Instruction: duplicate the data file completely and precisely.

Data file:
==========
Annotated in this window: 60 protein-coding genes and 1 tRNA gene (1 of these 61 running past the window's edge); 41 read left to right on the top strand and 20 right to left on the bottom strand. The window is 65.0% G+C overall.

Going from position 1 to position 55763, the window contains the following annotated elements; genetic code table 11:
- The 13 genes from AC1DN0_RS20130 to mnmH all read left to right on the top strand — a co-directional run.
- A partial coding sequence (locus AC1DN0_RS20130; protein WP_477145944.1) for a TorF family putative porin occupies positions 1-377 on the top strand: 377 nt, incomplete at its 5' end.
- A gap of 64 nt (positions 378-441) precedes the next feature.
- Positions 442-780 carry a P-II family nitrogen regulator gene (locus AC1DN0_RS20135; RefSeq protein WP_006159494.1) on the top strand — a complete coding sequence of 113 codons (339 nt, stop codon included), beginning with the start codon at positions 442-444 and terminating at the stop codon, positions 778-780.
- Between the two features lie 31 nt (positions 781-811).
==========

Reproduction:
Annotated in this window: 60 protein-coding genes and 1 tRNA gene (1 of these 61 running past the window's edge); 41 read left to right on the top strand and 20 right to left on the bottom strand. The window is 65.0% G+C overall.

Going from position 1 to position 55763, the window contains the following annotated elements; genetic code table 11:
- The 13 genes from AC1DN0_RS20130 to mnmH all read left to right on the top strand — a co-directional run.
- A partial coding sequence (locus AC1DN0_RS20130; protein WP_477145944.1) for a TorF family putative porin occupies positions 1-377 on the top strand: 377 nt, incomplete at its 5' end.
- A gap of 64 nt (positions 378-441) precedes the next feature.
- Positions 442-780 carry a P-II family nitrogen regulator gene (locus AC1DN0_RS20135; RefSeq protein WP_006159494.1) on the top strand — a complete coding sequence of 113 codons (339 nt, stop codon included), beginning with the start codon at positions 442-444 and terminating at the stop codon, positions 778-780.
- Between the two features lie 31 nt (positions 781-811).